Hunter Rose Jones rides in the annual Prince of Peace Preschool trike-a-thon to raise money for Seattle Children’s Hospital on April 19 in Everett. Hunter Rose was diagnosed with stage four neuroblastoma in September. (Lizz Giordano / The Herald)

Hunter Rose Jones rides in the annual Prince of Peace Preschool trike-a-thon to raise money for Seattle Children’s Hospital on April 19 in Everett. Hunter Rose was diagnosed with stage four neuroblastoma in September. (Lizz Giordano / The Herald)

4-year-old Hunter Rose takes race against cancer personally

She’s a patient — and a participant — as preschool raises money to donate to Seattle Children’s Hospital.

EVERETT — Hunter Rose Jones arrived prepared for the annual Prince of Peace Preschool trike-a-thon, a blue bike helmet already fastened to her tiny head.

As the event began a determined look was plastered on the 4-year-old’s face, but after a few laps a smile began to form.

Each year the preschool hosts a trike-a-thon to raise money for Seattle Children’s Hospital, but this year’s event April 19 held extra meaning. Hunter Rose is not just a classmate; she is also a patient at the hospital.

She began treatment last year at Seattle Children’s Hospital after being diagnosed with Stage 4 neuroblastoma, a cancer of the nerve cells, in September.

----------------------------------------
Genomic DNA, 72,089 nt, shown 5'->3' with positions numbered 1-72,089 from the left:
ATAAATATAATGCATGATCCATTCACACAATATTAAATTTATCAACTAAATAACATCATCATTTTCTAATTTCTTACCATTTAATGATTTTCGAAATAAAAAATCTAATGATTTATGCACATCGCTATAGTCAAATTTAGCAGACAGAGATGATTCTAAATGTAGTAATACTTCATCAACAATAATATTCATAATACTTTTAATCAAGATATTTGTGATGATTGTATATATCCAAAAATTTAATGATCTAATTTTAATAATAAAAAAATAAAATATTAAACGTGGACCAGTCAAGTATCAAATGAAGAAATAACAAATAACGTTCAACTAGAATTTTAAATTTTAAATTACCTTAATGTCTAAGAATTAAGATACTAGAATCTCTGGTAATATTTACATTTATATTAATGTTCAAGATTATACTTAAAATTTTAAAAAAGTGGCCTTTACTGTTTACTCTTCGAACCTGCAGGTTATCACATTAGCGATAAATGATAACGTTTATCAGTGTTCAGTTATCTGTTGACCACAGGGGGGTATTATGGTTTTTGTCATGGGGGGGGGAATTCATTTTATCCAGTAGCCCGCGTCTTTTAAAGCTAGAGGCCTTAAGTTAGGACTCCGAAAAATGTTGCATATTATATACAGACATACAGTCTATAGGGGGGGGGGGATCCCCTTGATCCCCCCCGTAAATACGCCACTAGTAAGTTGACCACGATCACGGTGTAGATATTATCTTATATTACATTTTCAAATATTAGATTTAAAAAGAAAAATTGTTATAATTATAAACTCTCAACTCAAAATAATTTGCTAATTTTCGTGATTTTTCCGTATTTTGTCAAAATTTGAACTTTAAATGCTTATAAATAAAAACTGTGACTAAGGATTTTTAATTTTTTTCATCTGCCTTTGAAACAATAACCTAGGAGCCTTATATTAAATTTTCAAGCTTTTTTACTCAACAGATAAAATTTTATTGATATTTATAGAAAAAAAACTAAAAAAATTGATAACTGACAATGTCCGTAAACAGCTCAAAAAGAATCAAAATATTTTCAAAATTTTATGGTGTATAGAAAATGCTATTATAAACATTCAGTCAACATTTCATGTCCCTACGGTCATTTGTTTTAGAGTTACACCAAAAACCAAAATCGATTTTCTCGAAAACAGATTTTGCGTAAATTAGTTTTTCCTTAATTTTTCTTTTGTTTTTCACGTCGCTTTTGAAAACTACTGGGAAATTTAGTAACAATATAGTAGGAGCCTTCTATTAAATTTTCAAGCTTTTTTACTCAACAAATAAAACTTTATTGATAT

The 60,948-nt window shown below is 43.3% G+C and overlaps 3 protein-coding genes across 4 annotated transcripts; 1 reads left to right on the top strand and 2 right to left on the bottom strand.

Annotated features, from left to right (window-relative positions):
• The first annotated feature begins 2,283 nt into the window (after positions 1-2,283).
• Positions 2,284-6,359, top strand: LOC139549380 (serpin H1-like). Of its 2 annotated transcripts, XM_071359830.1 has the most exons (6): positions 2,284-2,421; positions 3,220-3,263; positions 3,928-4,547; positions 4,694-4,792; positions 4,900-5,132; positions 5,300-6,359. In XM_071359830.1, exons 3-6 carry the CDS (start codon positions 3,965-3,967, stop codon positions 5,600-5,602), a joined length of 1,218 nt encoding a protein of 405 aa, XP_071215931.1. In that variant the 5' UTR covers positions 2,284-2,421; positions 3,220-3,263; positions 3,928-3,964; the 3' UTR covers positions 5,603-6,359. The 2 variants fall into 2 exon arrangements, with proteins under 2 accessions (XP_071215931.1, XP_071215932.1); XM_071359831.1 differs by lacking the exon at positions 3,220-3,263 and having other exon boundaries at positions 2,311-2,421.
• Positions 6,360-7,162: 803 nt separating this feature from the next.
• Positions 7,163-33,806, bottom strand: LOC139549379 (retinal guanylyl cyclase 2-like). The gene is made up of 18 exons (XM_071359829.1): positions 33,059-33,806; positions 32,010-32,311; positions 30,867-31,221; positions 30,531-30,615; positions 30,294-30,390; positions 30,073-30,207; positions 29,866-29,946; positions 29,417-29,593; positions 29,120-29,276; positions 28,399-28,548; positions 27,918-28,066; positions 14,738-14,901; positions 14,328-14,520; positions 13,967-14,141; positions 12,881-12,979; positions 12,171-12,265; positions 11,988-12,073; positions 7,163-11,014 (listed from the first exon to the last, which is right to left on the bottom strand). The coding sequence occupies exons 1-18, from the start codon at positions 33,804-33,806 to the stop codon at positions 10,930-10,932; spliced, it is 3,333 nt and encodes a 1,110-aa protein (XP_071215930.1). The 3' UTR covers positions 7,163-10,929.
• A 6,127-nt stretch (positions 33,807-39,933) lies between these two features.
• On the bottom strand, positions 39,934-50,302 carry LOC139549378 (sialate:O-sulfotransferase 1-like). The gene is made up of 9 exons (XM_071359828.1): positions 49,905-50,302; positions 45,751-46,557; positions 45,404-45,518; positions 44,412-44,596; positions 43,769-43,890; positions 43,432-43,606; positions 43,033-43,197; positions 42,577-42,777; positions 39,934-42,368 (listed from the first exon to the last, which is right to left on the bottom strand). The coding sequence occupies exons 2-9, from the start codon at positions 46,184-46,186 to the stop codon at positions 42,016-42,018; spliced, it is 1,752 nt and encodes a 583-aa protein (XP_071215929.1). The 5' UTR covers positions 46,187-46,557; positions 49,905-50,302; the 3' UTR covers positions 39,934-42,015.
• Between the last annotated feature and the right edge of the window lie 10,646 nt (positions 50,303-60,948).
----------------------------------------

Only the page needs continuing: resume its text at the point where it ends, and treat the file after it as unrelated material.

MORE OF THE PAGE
The money from this year’s event will once again be donated to Seattle Children’s Hospital but this time in honor of Hunter Rose.

“We try to teach children how to give back,” said Michelle Nilsen, director of the Prince of Peace Preschool.

Hunter Rose’s biggest cheerleader, her older brother, Reeder, 6, was right along her side as the preschooler joined her classmates completing laps around the school’s parking lot on bikes and scooters.

“Until last night we weren’t sure if she was going to be able to ride,” said Jay Jones, Hunter Rose’s father.

It was during a routine dentist appointment Hunter Rose’s cancer was discovered. After five rounds of chemotherapy and a stem cell transplant, Hunter Rose is officially in remission and cancer-free, according to her dad, but her treatment continues. A second stem cell transplant is upcoming and is expected to keep Hunter Rose in the hospital for at least a month.

Jones said Hunter Rose’s treatment will last until March 2019 and the worst might be yet to come. After her second stem cell transplant and more radiation treatment, immunotherapy will follow.

“The doctors described immunotherapy like injecting liquid fire into the veins,” Jones said.

During her hospital visits, Hunter Rose spent many of the long hours biking up and down the hallways racking up the miles. So far she’s accrued roughly 16 hospital hallway miles, with a goal of reaching a full marathon during her next in-patient stay.

By the end of the trike-a-thon, Hunter Rose, now giggling along with her fellow classmates who she rarely gets to see because of her illness, was not ready for the event to be over.

“Being around her friends brings about a totally different girl,” said her mother, Kara Jones.

For Hunter Rose the best part was “raising money for the other kids in the hospital.”

The trike-a-thon raised $5,336, which Hunter Rose presented to the hospital.

The Jones family encourages the community to make additional donations in honor of Hunter Rose to Seattle Children’s Hospital, which can be done by calling 206-987-4844 or by going to the hospital’s website. The community can follow Hunter Rose’s progress on Facebook.

Lizz Giordano: 425-374-4165; Twitter: @lizzgior.

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